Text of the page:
UK households are feeling the strain as the price of groceries is now 5.9% higher than it was a year ago – the highest level in 11 years. The competing forces of the release of COVID-19 restrictions and the current spike in cost-of-living are making the situation much more complex as the expansion of freedoms clashes with the constriction of budgets, making the environment harder to navigate for produce and the wider grocery market.
The full impact of squeezes on income and expenditure have not been experienced yet. Past periods of high inflation tell us shoppers will want to mitigate through buying cheaper products, choosing their retailer carefully and buying more on promotion. We have not yet seen any increase in percentage on deal, but this is something to keep an eye on and see if promotions are still relevant in 2022 or whether everyday low prices will prove to be a more popular strategy.
Impact of inflation varies by product
Average prices in fresh produce grew nearly 1% vs last year, led by fruit which grew 1.3% whereas vegetables fell 0.7%. This suggests many price increases being requested by manufacturers are either being absorbed or rejected by retailers. The categories seeing their average prices rise fastest include double digit growth for coconuts (41%), bean sprouts (25%) and watercress (17%). Meanwhile, many staple categories are seeing prices decrease as retailers battle over value perception with carrots and old potatoes both falling more than 5%.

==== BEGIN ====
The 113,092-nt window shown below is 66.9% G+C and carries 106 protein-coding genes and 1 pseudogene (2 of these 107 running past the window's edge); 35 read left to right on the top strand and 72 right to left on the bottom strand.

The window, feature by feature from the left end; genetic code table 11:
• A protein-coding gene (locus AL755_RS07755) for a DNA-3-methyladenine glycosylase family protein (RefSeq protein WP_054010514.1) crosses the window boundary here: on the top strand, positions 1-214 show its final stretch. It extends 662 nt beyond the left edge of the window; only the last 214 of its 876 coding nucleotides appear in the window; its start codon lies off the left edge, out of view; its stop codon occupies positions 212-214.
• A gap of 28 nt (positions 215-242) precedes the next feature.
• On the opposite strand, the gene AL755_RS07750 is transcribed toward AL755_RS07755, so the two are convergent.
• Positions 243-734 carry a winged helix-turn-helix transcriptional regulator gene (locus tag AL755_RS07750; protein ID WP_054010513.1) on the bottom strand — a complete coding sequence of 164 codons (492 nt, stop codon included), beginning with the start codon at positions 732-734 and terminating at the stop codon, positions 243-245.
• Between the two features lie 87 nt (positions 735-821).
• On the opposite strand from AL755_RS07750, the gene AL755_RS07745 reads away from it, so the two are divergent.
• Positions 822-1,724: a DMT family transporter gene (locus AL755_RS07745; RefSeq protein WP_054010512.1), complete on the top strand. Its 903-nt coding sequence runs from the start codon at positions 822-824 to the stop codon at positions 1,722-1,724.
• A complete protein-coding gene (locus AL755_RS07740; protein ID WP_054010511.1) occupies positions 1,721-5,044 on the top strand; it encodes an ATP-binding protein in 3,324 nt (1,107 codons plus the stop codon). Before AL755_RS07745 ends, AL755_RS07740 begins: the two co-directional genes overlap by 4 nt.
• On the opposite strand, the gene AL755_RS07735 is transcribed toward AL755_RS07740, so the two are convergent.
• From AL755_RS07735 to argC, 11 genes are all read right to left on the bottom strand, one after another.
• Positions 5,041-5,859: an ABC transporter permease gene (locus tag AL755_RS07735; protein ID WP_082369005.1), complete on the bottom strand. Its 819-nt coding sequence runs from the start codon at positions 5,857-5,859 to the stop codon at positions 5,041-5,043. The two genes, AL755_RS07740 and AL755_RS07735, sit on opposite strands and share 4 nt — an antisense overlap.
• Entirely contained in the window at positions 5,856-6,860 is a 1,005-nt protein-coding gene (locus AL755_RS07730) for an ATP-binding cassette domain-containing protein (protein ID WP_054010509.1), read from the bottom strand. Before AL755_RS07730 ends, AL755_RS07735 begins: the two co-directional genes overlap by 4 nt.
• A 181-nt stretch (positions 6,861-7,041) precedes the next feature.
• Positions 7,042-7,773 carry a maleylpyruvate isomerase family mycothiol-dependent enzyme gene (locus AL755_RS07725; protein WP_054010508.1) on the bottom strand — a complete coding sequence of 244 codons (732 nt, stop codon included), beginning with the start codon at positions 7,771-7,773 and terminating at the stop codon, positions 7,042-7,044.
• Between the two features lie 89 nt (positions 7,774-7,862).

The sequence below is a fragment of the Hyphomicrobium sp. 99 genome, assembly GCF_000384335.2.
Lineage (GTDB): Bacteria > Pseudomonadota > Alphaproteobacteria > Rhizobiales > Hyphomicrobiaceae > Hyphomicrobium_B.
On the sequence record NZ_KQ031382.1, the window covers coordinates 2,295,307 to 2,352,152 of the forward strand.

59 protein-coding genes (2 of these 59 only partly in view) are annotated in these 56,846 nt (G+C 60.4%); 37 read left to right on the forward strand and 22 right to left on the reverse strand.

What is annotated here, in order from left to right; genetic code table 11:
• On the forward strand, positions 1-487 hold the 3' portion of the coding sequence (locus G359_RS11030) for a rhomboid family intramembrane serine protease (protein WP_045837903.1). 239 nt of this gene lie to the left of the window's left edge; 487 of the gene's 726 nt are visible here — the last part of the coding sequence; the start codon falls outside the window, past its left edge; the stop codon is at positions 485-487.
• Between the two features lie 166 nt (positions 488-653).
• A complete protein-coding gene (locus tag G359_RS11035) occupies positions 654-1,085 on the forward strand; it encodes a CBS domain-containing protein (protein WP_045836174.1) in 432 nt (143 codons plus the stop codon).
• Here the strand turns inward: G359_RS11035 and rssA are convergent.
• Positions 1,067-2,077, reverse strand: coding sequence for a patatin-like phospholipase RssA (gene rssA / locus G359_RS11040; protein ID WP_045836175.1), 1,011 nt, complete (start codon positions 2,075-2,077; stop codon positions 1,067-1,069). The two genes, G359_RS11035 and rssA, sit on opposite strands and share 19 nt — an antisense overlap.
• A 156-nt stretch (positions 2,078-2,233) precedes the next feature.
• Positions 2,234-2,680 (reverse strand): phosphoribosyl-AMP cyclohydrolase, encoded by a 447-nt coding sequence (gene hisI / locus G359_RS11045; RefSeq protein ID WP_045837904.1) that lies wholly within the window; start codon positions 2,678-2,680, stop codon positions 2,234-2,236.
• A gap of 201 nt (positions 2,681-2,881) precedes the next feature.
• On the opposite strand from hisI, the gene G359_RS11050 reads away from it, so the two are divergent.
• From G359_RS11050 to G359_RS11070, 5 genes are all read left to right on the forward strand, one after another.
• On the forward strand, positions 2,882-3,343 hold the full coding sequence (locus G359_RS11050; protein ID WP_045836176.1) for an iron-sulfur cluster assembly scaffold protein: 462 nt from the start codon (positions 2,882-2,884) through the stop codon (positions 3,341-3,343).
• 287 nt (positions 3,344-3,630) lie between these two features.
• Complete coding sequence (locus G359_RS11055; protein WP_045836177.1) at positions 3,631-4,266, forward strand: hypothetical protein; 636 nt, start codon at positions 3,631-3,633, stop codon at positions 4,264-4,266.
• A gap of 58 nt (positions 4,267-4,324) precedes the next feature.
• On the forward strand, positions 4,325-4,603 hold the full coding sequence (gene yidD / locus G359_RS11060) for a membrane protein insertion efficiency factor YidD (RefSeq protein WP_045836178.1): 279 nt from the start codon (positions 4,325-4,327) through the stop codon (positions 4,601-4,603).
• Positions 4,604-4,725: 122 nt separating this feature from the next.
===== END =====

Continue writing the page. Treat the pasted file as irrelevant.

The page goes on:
Tiering performance is beginning to show a nation divided; premium and value own label produce are gaining share while standard is declining, reflecting the one in five shoppers who are feeling under financial pressure and two of five who are comfortable spending a bit more on groceries.
Shoppers turn to own-labels and discounters for savingsOwn-label sales are performing ahead of brands with 51% of total, which suggests shoppers are looking to save money. While some shopper groups are already increasing spend at the discounters, it’s not solely due to price. Discounters are also benefiting from the behavioural shifts that have resulted from the lifting of pandemic restrictions, with shoppers starting to shop around more and dividing their spending across multiple retailers.
Aldi’s switching losses in fresh produce during the pandemic have reversed and they have now gained back over £2m more than they lost in the first quarter of 2022, compared to first quarter of 2021. The same goes for Lidl, who have now gained back over £7m more than they lost in the first quarter of 2022, compared to first quarter of 2021*.
Some people have changed their way of buying groceries, shopping or consuming food. Considering the inflation layer, we can expect more changes and a consumer who is more than ever aware of his choices and very informed about how retailers are behaving as well.
All data 4w/e 20th March 2022 unless marked *, in which case 12w/e.